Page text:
YETI’s Foray into Brick and Mortar Carves a Path to Adventure

The interior of the building reflects YETI’s rough-and-tumble culture, sporting salvaged brick and reclaimed wood throughout.

The interior of the building reflects YETI’s rough-and-tumble culture, sporting salvaged brick and reclaimed wood throughout.

Raw Durability

The building retrofitted for YETI’s flagship seems tailor-made for the brand. A survivor of extreme weather, the historic 1930s warehouse was one of the only structures to withstand Austin’s infamous 1935 flood. The building’s robust concrete-frame interior emphasized its durability, and the team preserved and expressed this character.

“Given the grittiness of the building and YETI’s rough-and-tumble culture, we wanted to augment the rawness that was there,” Rabke recalls. “It made sense to let the story of the building be evident, so we left the concrete frame and brick walls exposed for texture and salvaged as much of the brick as possible.”

Changes in use over the decades made for haphazard floors and columns, and items torn out over time affected wall finishes. Now, the back wall sports the project’s salvaged brick, and reclaimed wood lines the floor and much of the wall space.

Concrete columns around the music concert stage that extended through to the basement had to be structurally reinforced. To accomplish this, the team bolted C-channels made of steel to either side of the concrete columns on both sides of the stage.

“It’s an industrial cladding but it actually has a really beautiful, retrofit quality to it, which makes it cool detailing,” Rabke says. “And because they keep the stage pretty active with concerts, acoustics became important, so we added coffers in perforated rusted metal panels that have acoustic baffles on top.”

Part of the interior is clad in black sheet-plate steel with a treatment that alerts visitors to the building’s history. “We etched a line in the panels where the water had risen to in the space during the 1935 flood,” Horton explains. “Above the line the panels are black, but a rusted finish below the line looks like the panels were affected by the flood.” An enlarged historic photo shows downtown Austin covered in water but the building still standing during the deluge, and an interpretive plaque in the back of the space explains the event.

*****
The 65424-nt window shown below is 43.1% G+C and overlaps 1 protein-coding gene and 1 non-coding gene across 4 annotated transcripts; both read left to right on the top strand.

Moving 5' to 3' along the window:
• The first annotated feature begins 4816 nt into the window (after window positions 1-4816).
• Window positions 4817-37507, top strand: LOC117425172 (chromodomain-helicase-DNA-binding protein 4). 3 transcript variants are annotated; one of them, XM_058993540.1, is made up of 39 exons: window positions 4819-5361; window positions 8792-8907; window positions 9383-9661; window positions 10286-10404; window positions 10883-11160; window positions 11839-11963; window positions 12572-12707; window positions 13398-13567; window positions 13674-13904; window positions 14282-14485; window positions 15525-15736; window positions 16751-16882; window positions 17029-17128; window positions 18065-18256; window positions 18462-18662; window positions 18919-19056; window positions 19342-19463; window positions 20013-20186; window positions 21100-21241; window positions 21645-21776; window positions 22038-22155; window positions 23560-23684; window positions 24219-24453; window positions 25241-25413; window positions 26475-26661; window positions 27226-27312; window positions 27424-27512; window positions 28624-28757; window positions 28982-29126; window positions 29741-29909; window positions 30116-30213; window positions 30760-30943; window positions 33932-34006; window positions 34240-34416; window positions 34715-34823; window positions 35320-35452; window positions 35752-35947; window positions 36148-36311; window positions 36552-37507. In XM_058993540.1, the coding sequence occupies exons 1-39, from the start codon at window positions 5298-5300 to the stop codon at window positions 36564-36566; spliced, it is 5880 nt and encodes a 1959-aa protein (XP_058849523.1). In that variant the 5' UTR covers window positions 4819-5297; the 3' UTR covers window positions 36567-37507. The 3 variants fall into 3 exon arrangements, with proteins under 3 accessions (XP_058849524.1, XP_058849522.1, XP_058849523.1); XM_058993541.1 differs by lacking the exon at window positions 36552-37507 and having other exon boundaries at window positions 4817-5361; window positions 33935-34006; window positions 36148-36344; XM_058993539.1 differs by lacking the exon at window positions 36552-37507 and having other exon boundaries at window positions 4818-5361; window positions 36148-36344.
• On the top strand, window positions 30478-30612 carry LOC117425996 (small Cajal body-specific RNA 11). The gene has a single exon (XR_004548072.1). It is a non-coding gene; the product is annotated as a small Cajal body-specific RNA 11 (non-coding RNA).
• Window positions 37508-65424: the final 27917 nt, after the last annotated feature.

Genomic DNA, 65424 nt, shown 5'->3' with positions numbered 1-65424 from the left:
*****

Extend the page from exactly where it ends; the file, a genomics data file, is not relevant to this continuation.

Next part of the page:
The Great Outdoors

Even with the exhibits and events, the space would be hard-pressed to convey YETI’s outdoor lifestyle brand if it was left as an opaque, enclosed warehouse. “We wanted to create strong connections to the outdoors and have passersby see the activity and be drawn inside, so we expanded the experience to the street,” Rabke explains. “It sounds like a simple thing, but creating visual connections and activity at the street level was one of the most successful moves.”

The warehouse’s sturdy concrete frame allowed the designers to remove brick, add expansive windows and create a large community porch. To reinforce the space as a hip hangout, the porch hosts YETI’s indoor/outdoor bar, which is secured at night by hydraulically operated flip-up doors. Made of open-air steel-bar grate, the doors serve as a shading structure for bar patrons and provide detail and depth to the exterior when open.

Inside, a series of transparent accordion folding doors protect the conditioned space from outside air. When the weather is temperate, the accordion doors easily fold to expand the entire space to the outdoors, and they allow staff to accommodate overflow crowds during events.

“The project is a unique blend of retail, exhibits and experience that captures the spirit of YETI’s clientele,” Rabke says. “It’s very interactive the minute you walk in, and the immersive nature of the displays, events and bar keeps you entertained and in the space.”

While some think that physical retail locations won’t endure as e-commerce continues to gain traction, Horton has a different perspective. “Brick and mortar spaces will thrive as long as the brand has an important message and retailers find ways to tell their story,” he says. “This space is a great example of that—it really engages the community.”

Retrofit Team

Architects: Lake|Flato, Austin, Texas, and Perkins+Will, Austin
Brand Development: McGarrah Jessee, Austin
Project Management: EPIC Management Resources LLC, Houston
General Contractor: Franklin-Alan LLC, Austin
MEP Engineer: Big Red Dog, Austin
Landscape Architect: dwg., Austin
Lighting Designer: David Nelson & Associates LLC, Littleton, Colo.

Materials

Perforated, Rolled, Bar Grate and Corten Steel: Sarabi Studio
Tin Ceiling Tile: Chelsea Decorative Metal Co.
Moonstone Antique Mirrors: SPANCraft Glass
Wire Mesh: McNICHOLS
Plastic Laminate: Nevamar, Panolam Surface Systems
Paint: Benjamin Moore and Rust-Oleum
Floor Tile: Stone Source
Wall Tile: Stone Source and Walker Zanger
Windows: United States Aluminum Storefront Windows; Guardian Sunguard Advanced Architectural Glass; Carvart Frosted Glass
Hydraulically Operated Flip-up Doors: Crown Inc. Hydraulic Single Swing door
Accordion Doors: Euro-Wall Euro-C5 Vista Fold thermally broken aluminum folding door system; Finish: Dark Bronze Anodized
Lighting: LED Lighting Inc.; Zaneen; Juno Lighting Group; and Modern Forms

Photos: Casey Dunn Photography

About the Author

KJ Fields
KJ Fields writes about design, sustainability and health from Portland, Ore.

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